What better way to get a new health blog moving than with a post about constipation! The inspiration of this post was a patient dealing with post-operative constipation (post-operative ileus), but the information can be used in much broader circumstances- any time your digestive tract needs a little babying.
It can take time to get digestive function up and running again after surgery due to a perfect storm of narcotics depressing the system, less physical activity, fluid and food intake. In the case of abdominal surgery, intestines can shift and become prone to blockage. Getting the digestive system working again is one of THE top criteria for hospital discharge, and Chinese medicine has wisdom to offer in helping get people back to comfortable and home sooner with avoiding the use of harsh laxatives.
When looking at what abdominal surgery does to the body through the lens of Chinese medicine, the major digestive woe causing forces are cold infiltrating the deep interior of the abdomen, and a disruption in the digestive tract’s natural directional flow. The operating room is cold, the tools are cold, and the nature of cold is it slows and constricts. The nature of the pain associated is colicky and cramping in nature. The effects of this foreign source of cold can linger way past the day of surgery, and may lead to other complications down the line if not addressed.
Proper digestive function takes energy and warmth, and it is important to be kind to your system and not challenge it with hard to digest foods when you are in recovery. It is also so important to eat nutrient rich foods to give your body what it needs to heal. Hospital food can be lacking, so some forward planning for your first meals and drinks can be huge. If your friends or family ask how they can be helpful, give them a recipe to make! (see below)
Big picture concept: be kind to your digestive tract- wake it up with a gentle nudge. Hydration is key, so try ginger tea, hot water with lemon and mineral broths. For food, think warm, baby belly friendly foods like rice porridge, old-fashioned oatmeal and sweet potato mash. When your body feels ready for more substance, lamb stew or vegetable soups are warming and will add fiber and nourishment.
Chinese dietary theory is based off of thousands of years of observing how eating different foods affected the body. Beyond the physical temperature of food and drink, everything has an energetic property based on the nature of the substance itself, and how it was prepared. Some foods cool the body down, others warm it up. Some foods dry the body out where others lubricate and moisten. You can make a food warmer in nature by baking it slowly than if you flash-fried it. Slow-cooked stews, broths, and baked items are comfort food for a reason.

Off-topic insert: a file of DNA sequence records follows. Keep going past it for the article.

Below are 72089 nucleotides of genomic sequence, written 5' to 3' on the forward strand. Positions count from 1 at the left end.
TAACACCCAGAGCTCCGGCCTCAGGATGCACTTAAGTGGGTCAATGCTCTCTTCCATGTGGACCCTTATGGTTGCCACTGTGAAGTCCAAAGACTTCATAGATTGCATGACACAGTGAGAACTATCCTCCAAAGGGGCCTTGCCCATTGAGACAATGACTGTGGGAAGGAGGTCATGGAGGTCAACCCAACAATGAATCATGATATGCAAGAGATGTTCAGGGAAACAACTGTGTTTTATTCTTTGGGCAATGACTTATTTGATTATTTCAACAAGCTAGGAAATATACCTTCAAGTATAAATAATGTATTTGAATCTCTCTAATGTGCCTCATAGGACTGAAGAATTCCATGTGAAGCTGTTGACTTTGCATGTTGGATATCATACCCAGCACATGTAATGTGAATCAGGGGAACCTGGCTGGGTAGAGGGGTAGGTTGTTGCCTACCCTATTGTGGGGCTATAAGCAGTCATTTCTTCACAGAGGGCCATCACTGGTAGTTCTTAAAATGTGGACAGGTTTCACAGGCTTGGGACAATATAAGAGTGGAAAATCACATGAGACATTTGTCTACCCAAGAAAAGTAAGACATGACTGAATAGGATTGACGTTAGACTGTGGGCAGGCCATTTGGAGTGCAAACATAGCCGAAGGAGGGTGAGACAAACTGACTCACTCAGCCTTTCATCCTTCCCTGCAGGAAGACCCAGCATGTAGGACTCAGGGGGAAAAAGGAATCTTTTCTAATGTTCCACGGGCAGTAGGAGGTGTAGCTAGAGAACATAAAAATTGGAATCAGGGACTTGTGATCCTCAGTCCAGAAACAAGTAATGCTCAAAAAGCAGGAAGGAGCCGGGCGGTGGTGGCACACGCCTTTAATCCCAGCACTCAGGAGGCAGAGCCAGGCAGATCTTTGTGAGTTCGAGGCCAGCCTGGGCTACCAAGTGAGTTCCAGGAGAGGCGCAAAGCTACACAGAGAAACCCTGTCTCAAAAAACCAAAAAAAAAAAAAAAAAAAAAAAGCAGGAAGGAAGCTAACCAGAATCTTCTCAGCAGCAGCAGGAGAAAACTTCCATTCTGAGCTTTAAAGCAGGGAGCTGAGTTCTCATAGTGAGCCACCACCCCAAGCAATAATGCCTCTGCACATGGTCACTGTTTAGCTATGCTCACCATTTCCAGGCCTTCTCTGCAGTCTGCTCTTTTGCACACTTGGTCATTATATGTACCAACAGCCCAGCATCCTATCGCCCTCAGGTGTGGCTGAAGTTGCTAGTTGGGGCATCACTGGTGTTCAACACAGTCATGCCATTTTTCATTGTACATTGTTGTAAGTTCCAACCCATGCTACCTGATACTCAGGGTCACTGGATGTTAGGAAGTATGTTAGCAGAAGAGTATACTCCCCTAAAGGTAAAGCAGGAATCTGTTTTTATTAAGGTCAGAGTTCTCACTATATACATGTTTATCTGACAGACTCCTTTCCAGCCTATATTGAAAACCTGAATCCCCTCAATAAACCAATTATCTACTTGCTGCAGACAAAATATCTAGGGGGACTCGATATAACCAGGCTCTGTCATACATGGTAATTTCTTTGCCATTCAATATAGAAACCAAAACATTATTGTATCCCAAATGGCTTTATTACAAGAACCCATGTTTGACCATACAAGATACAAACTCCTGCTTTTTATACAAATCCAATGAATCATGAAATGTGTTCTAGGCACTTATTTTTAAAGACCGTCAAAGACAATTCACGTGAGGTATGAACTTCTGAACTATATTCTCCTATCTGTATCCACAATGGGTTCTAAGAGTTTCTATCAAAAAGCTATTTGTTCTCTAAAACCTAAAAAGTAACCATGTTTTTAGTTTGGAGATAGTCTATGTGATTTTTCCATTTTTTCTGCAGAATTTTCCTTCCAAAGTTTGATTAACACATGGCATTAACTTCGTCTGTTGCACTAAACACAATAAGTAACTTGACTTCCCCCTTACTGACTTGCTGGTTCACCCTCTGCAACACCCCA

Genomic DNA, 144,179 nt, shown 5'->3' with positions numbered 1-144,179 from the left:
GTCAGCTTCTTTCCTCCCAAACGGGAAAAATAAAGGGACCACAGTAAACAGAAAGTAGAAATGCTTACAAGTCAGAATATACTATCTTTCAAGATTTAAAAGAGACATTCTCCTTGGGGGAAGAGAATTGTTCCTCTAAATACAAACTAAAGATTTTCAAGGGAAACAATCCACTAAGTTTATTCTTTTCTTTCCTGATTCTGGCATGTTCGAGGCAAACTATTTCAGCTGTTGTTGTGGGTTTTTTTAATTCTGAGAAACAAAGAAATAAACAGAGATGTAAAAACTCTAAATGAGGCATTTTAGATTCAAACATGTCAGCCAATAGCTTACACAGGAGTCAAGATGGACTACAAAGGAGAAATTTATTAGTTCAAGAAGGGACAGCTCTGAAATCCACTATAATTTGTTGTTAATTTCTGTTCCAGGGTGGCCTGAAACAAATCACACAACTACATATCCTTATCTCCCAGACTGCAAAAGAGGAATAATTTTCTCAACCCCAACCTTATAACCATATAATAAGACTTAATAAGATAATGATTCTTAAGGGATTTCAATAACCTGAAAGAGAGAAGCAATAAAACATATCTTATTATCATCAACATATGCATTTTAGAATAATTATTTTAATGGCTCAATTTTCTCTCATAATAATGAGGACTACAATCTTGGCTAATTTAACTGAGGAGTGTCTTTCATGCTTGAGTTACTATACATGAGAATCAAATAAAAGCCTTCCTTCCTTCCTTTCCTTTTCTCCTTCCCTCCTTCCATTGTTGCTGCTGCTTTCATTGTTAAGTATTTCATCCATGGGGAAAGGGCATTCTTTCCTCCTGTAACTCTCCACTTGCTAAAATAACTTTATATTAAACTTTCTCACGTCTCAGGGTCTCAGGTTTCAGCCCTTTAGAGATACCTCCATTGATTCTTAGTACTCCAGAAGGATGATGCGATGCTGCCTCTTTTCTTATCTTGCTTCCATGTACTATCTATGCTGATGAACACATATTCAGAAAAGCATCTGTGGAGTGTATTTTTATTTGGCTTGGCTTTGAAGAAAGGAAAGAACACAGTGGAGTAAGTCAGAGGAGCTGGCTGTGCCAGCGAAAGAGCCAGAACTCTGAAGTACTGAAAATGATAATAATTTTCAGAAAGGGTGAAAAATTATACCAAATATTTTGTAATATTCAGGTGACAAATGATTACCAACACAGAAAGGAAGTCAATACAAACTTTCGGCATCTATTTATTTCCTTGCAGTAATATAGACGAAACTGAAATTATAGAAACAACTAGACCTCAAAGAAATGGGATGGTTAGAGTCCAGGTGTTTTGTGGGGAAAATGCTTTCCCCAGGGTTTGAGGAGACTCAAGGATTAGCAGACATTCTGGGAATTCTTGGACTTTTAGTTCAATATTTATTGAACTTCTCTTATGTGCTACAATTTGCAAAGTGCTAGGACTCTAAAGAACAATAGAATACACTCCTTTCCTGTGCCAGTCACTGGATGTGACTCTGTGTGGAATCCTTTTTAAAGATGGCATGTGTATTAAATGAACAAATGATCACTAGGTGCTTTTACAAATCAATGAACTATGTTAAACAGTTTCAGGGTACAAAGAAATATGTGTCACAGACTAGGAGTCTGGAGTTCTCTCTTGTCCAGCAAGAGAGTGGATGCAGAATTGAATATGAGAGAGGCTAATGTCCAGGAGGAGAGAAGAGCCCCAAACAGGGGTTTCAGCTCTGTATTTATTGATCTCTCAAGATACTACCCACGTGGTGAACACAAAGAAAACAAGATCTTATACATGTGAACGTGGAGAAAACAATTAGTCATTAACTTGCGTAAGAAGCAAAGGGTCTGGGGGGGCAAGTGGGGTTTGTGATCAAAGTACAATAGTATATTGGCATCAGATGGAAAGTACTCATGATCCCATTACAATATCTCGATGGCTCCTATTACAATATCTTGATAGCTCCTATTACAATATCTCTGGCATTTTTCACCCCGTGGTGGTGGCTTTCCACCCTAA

According to Chinese medicine, cooked foods are considered easier on the digestive tract. You either cook foods outside of the body with a heat source, or in your belly with your own digestive fire- and that takes precious energy! Some people are very hot in nature, and can benefit from cooling foods but even some of these folks will experience some sluggish digestion after surgery. Simple, warm drinks and meals and healthy doses of circulating, appetite-whetting spices (ginger, clove, cinnamon, nutmeg, fennel seed to name a few) can help with gas, bloating, pain, nausea and constipation.
If you are going to reach for a cold or raw food item, ask yourself is the nourishment it is giving me worth the expenditure of digestive fire it will take to assimilate it? A shot of wheat grass juice might be pass that test- drink it with some warm ginger tea to balance it out. A big gulp of diet coke though? Jell-o?
- ginger root
- root vegetables
- mustard greens
- citrus fruits
- broccoli and cauliflower
- soy milk, tofu and other soy products
- mung beans
Ginger. Full stop. Ginger is king! It not only is warming, but it gets the flow of digestive energy going in the right direction- it’s excellent for nausea. Pick up a box of ginger tea at your local health food store, or bring a big root to the hospital in your overnight bag and toss a couple slices into hot water. Sip away!
Magical Mineral Broth
Give your body the minerals and nutrients it needs to heal in one of the easiest to assimilate forms- broth (and toss in some ginger while you are at it)
Cooked for hours and considered one of the easiest foods to assimilate, this rice porridge can be dressed up with warming toppings like sliced fresh ginger, green onions, chicken or turkey.
Almond flour ginger cookies
If you continue to read this blog, chances are almond flour will come up again- I think it’s great on so many levels! It is high in healthy oils and fiber, an excellent digestive combo. This recipe includes lots of warming ginger, but feel free to experiment with adding cinnamon, cloves etc..